A worthy organization in the Seattle area exploring music of the persecuted and also commissioning new music.
Music of Remembrance is a Seattle-based nonprofit organization dedicated to remembering Holocaust musicians and their art through musical performances, educational activities, musical recordings, and commissions of new works.

Former visiting professor of music Yehudi Wyner wins Pulitzer

So last year was Steven Stucky winning the Pulitzer with his Second Concerto and this year it is Yehudi Wyner a former visiting lecturer winning the Pulitzer for his piano concerto "Chiavi in mano," a piece commissioned by the Boston Symphony Orchestra (BSO) and premiered by soloist Robert Levin and the BSO in February 2005. Here are a couple more links

Another John Cleese picture on Cornell Chronicle

Here is a link to the April 20 the edition of the Cornell Chronicle. It features on the front page a very nice picture of John Cleese during the dress rehearsal in State theater on the 15th of April narrating Peter and the Wolf. Picture is by Robert Barker who has photographed many musical events for us in the past.

Terezin Article

Here is an amazing article about life in Terezin.
"They were really the next generation of leading figures in classical music...," says Mark Ludwig, who runs the Terezin Chamber Music Foundation in Boston, which ensures that the works from the camp are still performed. "And they disappear off the face of the Earth."

Week of full concerts in Ithaca

Here are some concerts in our area.

Tuesday 4/25 8 pm in Barnes Hall
Student Chamber Music Recital. [Support your fellow musicians]

Wenesday 4/26 - Saturday various venues
15TH ANNUAL JAZZ FESTIVAL; Paul Merrill, director. Concert I: Bissett and Trommer Jazz Combos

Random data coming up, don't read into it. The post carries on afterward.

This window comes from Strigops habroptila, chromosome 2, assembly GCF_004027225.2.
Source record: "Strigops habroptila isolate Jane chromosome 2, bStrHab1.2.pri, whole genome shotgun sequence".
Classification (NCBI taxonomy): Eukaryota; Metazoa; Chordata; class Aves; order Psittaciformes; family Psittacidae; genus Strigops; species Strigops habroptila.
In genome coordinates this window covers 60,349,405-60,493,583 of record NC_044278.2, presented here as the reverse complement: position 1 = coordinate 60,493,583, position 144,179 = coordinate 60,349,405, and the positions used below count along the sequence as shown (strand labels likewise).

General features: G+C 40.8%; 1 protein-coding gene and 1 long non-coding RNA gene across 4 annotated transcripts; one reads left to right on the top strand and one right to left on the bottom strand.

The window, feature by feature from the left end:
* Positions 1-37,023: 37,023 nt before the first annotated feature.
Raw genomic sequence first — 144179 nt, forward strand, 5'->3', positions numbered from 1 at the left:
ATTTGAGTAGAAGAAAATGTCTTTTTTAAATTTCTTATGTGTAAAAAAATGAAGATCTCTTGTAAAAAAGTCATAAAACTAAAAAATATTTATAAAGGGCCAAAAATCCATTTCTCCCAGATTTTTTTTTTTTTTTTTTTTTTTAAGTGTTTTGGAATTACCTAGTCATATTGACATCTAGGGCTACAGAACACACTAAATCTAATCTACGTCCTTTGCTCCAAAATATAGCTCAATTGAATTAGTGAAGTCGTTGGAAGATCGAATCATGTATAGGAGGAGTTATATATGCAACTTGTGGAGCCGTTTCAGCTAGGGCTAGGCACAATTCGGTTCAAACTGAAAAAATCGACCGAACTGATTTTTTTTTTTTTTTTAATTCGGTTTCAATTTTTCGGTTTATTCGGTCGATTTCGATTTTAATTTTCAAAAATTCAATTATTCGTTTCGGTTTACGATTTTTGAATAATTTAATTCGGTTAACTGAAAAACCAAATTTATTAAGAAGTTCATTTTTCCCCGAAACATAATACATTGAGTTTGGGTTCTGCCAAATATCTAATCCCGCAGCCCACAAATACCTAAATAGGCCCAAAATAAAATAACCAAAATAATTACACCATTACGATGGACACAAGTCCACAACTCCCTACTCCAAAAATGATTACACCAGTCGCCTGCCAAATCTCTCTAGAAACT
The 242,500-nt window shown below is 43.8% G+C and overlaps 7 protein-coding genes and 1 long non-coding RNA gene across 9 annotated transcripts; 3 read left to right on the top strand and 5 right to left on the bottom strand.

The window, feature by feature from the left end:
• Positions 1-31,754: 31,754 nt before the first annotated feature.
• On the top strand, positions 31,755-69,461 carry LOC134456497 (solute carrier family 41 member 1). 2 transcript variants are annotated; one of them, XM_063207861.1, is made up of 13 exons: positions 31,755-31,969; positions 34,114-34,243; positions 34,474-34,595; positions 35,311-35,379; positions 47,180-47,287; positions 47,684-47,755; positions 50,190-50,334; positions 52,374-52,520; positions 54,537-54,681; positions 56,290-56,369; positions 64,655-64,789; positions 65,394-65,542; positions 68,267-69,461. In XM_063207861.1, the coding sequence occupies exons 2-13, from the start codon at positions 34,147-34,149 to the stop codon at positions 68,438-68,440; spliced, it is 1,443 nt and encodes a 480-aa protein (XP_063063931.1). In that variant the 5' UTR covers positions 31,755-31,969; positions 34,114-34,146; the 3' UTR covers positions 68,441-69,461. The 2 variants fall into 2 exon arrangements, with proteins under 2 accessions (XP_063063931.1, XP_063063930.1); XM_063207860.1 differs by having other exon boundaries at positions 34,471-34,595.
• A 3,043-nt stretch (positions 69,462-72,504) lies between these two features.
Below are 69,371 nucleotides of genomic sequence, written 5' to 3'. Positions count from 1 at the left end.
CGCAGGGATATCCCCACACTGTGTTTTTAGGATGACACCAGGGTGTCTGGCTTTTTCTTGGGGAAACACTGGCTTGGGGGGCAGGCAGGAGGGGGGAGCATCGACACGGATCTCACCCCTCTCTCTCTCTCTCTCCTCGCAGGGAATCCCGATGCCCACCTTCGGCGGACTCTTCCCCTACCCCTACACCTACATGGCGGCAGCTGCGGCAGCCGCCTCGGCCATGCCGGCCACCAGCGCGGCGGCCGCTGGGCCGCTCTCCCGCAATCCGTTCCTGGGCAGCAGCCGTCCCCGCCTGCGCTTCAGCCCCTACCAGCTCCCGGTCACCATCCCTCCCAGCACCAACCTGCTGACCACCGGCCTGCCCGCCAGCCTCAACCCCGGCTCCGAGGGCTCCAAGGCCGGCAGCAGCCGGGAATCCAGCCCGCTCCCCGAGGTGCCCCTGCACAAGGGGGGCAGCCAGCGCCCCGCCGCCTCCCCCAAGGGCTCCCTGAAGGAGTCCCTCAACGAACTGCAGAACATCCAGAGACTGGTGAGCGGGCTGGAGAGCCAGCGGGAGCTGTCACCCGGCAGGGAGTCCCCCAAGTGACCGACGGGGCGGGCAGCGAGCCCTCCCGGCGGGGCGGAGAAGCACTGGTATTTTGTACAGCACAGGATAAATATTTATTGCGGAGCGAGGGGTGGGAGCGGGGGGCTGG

Wednesday 4/26 - 8 pm State Theatre
Cornell Concert Series: Roby Lakatos Ensemble. Features Hungarian classical/gypsy/jazz violin with piano, guitar, bass, and cimbalom. Admission: General $28, 23, 18; Students $18, 15, 12.

Thursday 4/27 815 pm Ford Hall
Conductor Timothy Reynish
Secret Rites (Japan) Akira Miyoshi
Reflections on a 16th Century Tune (UK) Richard Rodney Bennett
Conductor Andrew Krus
L’Homme Armé: Variations (New Zealand) Christopher Marshall
Conductor Timothy Reynish
Resonance (New Zealand)World Premiere Christopher Marshall
Dances from Crete (UK) Adam Gorb
Marsch (Luxembourg) Marcel Wengler

Time: 8:15 pm
Venue: Ford Hall, Ithaca
Both 'L'homme armé: Variations for Wind Ensemble' and 'Resoncance' were
commissioned by Timothy and Hilary Reynish in memory of their son

Monday, April 24, 2006

Some sound advice

This is from a youth orchestra hand book on;

How To Get The Most From Your CYSO Experience
Come to rehearsals prepared physically and mentally.
You will gain the most from CYSO if prior to rehearsals you;
Have had enough rest
Have eaten properly
Have studied your parts with your teacher
Have practiced your assignments between rehearsals
Use practice time efficiently.
Maximize the effect of your practice with good habits;
Schedule a time during the day when your are not pressured to do other tasks, like homework
Work with your teacher to highlight areas that you need to concentrate on
Be consistent in your practice time. How long you practice is as important as what you practice.
Be focused
Set goals and keep notes on your progress
Use a metronome
Be open to the music at rehearsal.
Come to rehearsal to ‘experience’ the music not just play the notes;
Listen to how your part relates and fits to the other sections
Play as a member of your section and a member of the whole ensemble
Learn what the music is about and what the composer is saying
Think about how the music make you feel and why

Do you use these important techniques?
These techniques are just as important to a beginner as they are to a professional;
Breathe, especially before each phase and allow the music to flow from you
Sing the music to hear exactly how it sounds, before playing it. With your instrument duplicate